Dear Randy, Enough Is Enough.

Editor’s Note: Florida House Representatives Randy Fine is a registered Republican who was elected to represent District 53, including Brevard’s largest city, Palm Bay.

Dear Randy,

You don’t mind that we call you “Randy” do you? Even though we were taught to respect the office even when it is impossible to respect the man, we somehow have a small issue with addressing you as “Representative Fine” as we believe you are not representative of anything the majority of people in Brevard stand for and believe.

You once again find yourself in the middle of a controversy that you created:

In an April 4 post on his Facebook page, Fine called that night’s event in Melbourne, the ‘Palestine/Israel, Opening the Dialogue’ panel discussion sponsored by the Space Coast Progressive Alliance, an “anti-Semitic rally targeting Jews sponsored by a Democrat club.”

Fine also attacked the Florida Today newspaper for “promoting” the event by writing an article about it.

We aren’t sure how a panel discussion “targets Jews,” but such a statement is typical hyperbole from you. If anything, one would hope that more dialogue would be better than terrorism, bombs. bullets and rockets, but apparently you don’t think that is the case. That’s fine (no pun intended) as you are entitled to you opinion.

(If you thought the actual panel members were against things you believe, wouldn’t it have been better to send a strong intellectual representative to the forum and ask that they be allowed on the panel?)

However, you crossed a line – a big line – when you accused someone of being anti-Semitic when they disagreed with you. They had the experience of being at the forum while you did not. They were an eyewitness to what occurred. You were not. Your lack of knowledge led to a despicable exchange on Facebook between you and a citizen:

When a Facebook commenter defended the event as “a candid and open discussion about the longstanding problems shared by Palestine and Israel,” Fine responded, “What a farce.”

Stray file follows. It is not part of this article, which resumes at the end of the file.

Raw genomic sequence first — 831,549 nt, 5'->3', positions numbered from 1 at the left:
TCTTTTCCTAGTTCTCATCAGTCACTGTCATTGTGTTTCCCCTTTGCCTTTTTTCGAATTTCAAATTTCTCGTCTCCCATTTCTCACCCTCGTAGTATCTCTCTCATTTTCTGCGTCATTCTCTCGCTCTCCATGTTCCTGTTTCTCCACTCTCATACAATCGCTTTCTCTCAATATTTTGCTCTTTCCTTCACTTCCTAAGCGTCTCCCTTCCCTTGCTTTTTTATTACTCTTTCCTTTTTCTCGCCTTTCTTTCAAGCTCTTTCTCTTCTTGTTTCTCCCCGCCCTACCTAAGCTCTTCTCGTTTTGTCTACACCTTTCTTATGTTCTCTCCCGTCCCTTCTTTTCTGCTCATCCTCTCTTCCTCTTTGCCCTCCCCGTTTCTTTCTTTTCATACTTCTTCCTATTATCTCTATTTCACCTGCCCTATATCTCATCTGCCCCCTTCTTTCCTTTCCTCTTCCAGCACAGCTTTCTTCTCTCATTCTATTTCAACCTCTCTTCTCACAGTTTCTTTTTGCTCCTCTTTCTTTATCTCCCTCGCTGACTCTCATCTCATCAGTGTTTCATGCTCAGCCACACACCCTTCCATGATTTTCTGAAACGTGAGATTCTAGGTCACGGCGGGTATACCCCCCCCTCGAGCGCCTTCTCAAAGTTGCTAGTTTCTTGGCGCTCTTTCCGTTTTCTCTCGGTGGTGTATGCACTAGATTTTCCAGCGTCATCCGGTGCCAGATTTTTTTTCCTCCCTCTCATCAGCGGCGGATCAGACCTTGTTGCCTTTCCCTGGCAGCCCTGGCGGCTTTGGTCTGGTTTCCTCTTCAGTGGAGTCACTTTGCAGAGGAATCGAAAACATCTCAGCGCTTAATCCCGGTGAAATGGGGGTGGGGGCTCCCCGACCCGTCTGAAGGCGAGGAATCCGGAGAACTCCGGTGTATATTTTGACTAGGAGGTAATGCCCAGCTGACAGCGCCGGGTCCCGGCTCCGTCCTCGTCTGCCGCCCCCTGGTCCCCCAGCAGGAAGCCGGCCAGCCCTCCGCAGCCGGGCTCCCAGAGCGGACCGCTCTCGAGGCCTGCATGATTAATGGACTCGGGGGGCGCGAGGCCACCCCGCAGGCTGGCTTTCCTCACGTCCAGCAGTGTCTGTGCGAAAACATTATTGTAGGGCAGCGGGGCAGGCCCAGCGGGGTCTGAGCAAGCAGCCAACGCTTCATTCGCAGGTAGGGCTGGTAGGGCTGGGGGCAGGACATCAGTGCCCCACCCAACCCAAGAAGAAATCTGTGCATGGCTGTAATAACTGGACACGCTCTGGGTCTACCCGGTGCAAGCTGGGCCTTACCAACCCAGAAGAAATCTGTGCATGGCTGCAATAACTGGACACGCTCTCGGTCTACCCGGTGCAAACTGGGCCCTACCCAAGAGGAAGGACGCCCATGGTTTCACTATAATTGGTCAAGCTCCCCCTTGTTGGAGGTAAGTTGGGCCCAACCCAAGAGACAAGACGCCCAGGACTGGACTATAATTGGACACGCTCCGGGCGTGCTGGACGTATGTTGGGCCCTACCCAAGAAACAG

“First, there is no ‘Palestine,’” Fine wrote. “Second, having a bunch of speakers who advocate for the destruction of Israel but promise that this one time they won’t, is a joke.”

“We should not engage these bigots,” Fine wrote. “We crush them.”

Alliance board member Paul Halpern responded, “I was at the event. I am Jewish. There was nothing anti-Semitic said. Questioning the policies of the Israeli government is not anti-Semitic. Many people from various organizations were invited to speak and chose not to. Three of the five panelists were Jewish. [By the way], YOU, Rep. Fine, were not there.”

Fine responded by questioning Halpern’s Jewish identity, writing, “What congregation do you belong to? Don’t remember meeting you before.”

Fine then added, “#JudenratDontCount.”

Correct us if we are wrong, Randy, but isn’t “Judenrat” a term from World War II and the collaboration between some Jews and the Nazis?

As far back as 1933, Nazi policy makers had discussed establishing Jewish-led institutions to carry out anti-Jewish policies. The concept was based upon centuries-old practices which were instituted in Germany during the Middle Ages. As the German army swept through Poland and the Soviet Union, it carried out an order of S.S. leader Heydrich to require the local Jewish populace to form Jewish Councils as a liaison between the Jews and the Nazis. These councils of Jewish elders, (Judenrat; plural: Judenräte), were responsible for organizing the orderly deportation to the death camps, for detailing the number and occupations of the Jews in the ghettos, for distributing food and medical supplies, and for communicating the orders of the ghetto Nazi masters. The Nazis enforced these orders on the Judenrat with threats of terror, which were given credence by beatings and executions. As ghetto life settled into a “routine,” the Judenrat took on the functions of local government, providing police and fire protection, postal services, sanitation, transportation, food and fuel distribution, and housing, for example.

The Judenrat raised funds to create hospitals, homes for orphans, disinfection stations, and to provide food and clothing to those without.